An Encounter at the Crown

15 Feb


‘Would you ever be knowing the whereabouts of a fella called John Cattell darlin’?”

Paddy asked the buxom barmaid at The Crown Inn.

“No I don’t I’m sorry to say. But if you want to tell me all about him I’m willin’ to listen.”

She winked at Paddy, who blushed mildly, but enjoyed the flattery and noted the good natured humour of the voluptuous lady.

‘He was ‘ere but he’s gone now,’ declared a voice which emanated from an entity perched on the stool beside Paddy.

It was Ellen’s brother in his usual position at the bar. His voice was hoarse and hardly audible. Years of dwelling in the bar enveloped by a grey haze, had seemingly smoked him like a kipper.

Paddy was visibly stung by this revelation.

‘Then can you tell me where he’s after goin’?”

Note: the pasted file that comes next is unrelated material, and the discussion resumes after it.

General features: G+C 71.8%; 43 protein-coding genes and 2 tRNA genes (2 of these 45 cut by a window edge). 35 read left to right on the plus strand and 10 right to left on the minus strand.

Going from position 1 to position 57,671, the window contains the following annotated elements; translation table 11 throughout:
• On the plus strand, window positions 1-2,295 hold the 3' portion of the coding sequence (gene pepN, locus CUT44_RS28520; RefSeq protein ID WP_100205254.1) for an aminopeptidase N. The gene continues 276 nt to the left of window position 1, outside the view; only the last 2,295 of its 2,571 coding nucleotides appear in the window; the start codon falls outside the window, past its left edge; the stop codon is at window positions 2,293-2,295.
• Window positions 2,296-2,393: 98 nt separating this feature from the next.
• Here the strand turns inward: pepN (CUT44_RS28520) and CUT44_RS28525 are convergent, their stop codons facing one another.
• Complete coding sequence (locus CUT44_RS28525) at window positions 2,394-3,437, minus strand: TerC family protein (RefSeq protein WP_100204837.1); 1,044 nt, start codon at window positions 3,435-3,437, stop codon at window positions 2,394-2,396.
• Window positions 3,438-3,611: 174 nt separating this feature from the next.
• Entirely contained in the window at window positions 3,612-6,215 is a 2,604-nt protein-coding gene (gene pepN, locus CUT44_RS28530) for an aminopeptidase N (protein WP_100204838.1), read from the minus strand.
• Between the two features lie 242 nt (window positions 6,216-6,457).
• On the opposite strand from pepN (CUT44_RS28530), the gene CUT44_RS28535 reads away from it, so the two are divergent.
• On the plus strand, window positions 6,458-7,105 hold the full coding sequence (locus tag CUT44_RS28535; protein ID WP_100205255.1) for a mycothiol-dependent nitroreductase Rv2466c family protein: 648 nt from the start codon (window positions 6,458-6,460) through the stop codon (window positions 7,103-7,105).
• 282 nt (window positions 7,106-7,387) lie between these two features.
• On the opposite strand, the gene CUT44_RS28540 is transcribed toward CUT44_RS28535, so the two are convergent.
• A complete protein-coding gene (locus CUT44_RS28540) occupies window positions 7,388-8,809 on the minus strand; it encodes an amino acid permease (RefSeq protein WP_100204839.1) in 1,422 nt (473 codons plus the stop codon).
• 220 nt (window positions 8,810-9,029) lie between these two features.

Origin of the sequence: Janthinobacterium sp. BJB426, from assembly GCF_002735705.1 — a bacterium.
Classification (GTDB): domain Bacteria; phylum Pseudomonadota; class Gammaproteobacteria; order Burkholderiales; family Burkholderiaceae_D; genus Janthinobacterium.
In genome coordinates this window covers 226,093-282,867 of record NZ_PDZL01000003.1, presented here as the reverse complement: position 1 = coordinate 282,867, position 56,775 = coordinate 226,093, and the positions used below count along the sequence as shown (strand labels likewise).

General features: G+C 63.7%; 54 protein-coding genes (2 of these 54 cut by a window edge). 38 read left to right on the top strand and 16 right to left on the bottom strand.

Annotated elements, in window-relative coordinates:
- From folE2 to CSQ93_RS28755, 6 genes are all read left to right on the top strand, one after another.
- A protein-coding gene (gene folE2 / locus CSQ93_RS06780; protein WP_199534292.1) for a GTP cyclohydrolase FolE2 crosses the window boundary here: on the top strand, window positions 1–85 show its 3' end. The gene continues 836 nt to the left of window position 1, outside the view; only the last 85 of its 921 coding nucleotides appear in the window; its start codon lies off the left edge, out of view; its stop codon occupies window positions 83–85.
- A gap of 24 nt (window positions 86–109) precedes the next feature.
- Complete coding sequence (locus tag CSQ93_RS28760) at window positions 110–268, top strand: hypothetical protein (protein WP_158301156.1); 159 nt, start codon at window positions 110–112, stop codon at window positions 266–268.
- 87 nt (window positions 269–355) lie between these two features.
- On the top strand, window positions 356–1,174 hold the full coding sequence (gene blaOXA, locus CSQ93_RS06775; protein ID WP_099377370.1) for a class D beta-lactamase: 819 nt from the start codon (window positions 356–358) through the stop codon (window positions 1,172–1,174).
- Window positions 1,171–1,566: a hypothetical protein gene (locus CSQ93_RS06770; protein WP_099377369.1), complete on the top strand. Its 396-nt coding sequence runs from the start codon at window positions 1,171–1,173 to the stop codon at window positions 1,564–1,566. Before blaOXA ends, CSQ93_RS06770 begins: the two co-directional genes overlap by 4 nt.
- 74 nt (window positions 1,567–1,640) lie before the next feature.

‘All’s I know is he’s got a ticket to America. He showed it to the landlord the day he left.  He’ll be sailin’ on The Liverpool Lady.’

‘Is it a friend of his you are?’ Paddy enquired downing a hard earned pint of warm beer.

‘No but me sister took a fancy to ‘im once.  Then he took off, disappeared like, broke ‘er  heart. A troubled man, very troubled, dying wife, three littluns.’

‘Sure I know all about that my friend.’

‘The name’s Jacob.’ He held out a crusty nicotine tarred hand, which Paddy gripped firmly.

‘Good man Jacob. They call me Paddy McGuire.  I’ll be on my way home to my girls now. Thanks for your help, though it’s not the news I was hopin’ for.’

‘Hope to see you again Paddy McGuire. They call me Ethel.’ The barmaid declared.

‘Pleased to meet you Ethel, I may well return. That was a grand pint.’

He set off to deliver the bad news to Bernie and Colleen.  He had been hopeful of an encounter with John, but in spite of his disappointment, the encounter with Ethel had lifted his flagging spirit.

The next day, as the weary sun struggled through an unyielding cloud laden winter dawn, The Liverpool Lady set sail for New York.



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